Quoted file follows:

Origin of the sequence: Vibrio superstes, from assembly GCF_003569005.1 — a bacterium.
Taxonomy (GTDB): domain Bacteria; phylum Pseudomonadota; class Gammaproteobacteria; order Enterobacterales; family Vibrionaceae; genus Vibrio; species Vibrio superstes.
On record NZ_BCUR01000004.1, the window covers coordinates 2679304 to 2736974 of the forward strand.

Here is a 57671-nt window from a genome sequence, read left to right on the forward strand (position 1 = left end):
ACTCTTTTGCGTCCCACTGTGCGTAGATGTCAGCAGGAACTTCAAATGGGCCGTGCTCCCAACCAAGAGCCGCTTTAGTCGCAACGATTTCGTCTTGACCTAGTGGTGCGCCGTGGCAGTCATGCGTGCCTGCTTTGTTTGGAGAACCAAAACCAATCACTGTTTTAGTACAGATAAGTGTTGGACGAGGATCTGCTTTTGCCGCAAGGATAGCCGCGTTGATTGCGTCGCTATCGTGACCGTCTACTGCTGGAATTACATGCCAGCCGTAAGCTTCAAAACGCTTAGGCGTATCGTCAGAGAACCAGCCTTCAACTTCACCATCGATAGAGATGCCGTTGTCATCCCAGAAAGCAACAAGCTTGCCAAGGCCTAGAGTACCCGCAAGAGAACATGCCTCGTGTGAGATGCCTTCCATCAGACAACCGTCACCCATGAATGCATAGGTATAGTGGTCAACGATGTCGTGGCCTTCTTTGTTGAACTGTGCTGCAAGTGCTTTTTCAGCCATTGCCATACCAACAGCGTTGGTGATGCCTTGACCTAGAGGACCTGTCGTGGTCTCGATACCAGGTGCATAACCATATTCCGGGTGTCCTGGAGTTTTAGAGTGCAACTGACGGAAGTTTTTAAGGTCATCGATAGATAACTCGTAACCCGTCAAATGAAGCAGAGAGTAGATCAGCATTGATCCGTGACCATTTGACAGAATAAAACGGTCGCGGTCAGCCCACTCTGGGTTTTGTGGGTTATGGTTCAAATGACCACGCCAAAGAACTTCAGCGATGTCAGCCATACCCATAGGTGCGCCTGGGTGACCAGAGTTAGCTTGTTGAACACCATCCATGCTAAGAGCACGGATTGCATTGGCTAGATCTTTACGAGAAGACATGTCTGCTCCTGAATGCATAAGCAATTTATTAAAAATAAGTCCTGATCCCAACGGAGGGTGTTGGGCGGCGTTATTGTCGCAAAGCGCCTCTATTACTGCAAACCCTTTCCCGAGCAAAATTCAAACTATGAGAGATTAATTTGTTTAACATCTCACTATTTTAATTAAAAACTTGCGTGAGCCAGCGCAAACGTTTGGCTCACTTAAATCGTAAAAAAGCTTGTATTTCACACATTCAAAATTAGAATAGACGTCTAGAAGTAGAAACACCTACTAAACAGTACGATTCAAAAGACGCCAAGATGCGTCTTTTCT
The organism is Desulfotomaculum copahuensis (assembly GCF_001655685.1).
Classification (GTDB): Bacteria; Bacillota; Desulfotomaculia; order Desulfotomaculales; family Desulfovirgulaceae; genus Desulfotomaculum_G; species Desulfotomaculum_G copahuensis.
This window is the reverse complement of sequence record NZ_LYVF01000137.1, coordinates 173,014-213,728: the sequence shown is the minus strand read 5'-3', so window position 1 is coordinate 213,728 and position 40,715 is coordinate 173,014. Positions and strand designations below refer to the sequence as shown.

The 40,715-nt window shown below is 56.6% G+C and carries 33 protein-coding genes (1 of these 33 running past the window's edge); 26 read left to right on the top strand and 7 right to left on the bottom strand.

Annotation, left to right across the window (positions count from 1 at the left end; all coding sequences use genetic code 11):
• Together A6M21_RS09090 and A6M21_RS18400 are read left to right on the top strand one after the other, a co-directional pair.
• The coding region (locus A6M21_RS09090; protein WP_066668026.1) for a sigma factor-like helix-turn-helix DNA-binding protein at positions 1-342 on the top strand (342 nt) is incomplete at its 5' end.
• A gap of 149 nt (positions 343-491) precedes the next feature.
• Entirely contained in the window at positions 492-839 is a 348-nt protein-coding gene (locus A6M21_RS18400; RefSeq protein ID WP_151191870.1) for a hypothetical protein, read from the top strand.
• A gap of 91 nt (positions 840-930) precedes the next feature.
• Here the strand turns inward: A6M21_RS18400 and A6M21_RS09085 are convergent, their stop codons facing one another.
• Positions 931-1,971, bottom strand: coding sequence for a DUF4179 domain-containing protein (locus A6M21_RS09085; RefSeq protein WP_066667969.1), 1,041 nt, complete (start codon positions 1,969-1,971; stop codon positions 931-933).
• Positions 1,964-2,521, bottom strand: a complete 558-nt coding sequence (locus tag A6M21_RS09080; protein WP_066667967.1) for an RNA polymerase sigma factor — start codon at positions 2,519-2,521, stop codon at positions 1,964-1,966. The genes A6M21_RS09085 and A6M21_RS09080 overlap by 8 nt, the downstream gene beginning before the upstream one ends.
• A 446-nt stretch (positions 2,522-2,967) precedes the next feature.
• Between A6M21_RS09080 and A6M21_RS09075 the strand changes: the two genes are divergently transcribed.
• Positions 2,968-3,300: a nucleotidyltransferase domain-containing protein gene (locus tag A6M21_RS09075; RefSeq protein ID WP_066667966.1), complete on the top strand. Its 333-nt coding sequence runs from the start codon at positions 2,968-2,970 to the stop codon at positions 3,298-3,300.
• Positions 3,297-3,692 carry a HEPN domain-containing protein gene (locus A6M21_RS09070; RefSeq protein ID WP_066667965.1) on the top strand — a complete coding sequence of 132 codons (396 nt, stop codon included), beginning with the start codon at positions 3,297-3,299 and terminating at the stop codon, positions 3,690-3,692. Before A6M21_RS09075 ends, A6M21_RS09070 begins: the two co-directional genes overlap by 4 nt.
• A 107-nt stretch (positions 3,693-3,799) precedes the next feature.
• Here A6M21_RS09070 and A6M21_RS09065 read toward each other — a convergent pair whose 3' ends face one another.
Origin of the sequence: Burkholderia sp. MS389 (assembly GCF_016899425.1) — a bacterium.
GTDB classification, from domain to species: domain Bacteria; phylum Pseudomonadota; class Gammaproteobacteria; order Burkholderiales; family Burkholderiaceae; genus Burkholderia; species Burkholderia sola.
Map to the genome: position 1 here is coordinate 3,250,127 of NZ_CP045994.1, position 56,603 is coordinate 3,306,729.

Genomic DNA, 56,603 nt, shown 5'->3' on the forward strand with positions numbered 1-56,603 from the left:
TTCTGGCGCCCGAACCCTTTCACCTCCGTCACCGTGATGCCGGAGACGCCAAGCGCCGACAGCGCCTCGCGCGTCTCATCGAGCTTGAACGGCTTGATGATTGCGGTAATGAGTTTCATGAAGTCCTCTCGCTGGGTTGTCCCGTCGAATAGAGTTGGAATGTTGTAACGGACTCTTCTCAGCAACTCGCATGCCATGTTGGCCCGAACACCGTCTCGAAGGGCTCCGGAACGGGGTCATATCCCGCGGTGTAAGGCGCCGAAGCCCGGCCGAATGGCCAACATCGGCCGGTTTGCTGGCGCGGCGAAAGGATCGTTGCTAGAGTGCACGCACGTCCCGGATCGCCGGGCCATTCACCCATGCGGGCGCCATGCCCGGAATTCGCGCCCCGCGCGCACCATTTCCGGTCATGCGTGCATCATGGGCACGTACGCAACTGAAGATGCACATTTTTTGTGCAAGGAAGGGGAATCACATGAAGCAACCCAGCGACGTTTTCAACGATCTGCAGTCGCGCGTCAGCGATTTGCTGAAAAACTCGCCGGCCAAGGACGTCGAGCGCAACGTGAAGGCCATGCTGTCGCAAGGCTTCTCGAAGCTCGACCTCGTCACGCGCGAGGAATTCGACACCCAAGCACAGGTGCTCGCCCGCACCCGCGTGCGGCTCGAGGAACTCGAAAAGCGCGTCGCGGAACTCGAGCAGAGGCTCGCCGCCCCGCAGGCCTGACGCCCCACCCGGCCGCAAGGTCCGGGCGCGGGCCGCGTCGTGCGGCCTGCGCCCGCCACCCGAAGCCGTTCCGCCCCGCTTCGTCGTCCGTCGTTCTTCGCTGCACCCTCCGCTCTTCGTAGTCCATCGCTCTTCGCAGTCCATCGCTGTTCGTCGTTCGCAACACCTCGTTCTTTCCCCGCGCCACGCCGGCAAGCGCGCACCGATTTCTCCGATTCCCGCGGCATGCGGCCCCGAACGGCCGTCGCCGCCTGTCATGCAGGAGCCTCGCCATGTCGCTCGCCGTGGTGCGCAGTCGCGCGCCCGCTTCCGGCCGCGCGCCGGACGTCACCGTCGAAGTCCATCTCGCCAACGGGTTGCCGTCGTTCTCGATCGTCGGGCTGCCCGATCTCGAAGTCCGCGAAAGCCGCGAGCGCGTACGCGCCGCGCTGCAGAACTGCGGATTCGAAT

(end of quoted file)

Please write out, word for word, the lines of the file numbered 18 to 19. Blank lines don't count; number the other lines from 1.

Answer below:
• Positions 1,964-2,521, bottom strand: a complete 558-nt coding sequence (locus tag A6M21_RS09080; protein WP_066667967.1) for an RNA polymerase sigma factor — start codon at positions 2,519-2,521, stop codon at positions 1,964-1,966. The genes A6M21_RS09085 and A6M21_RS09080 overlap by 8 nt, the downstream gene beginning before the upstream one ends.
• A 446-nt stretch (positions 2,522-2,967) precedes the next feature.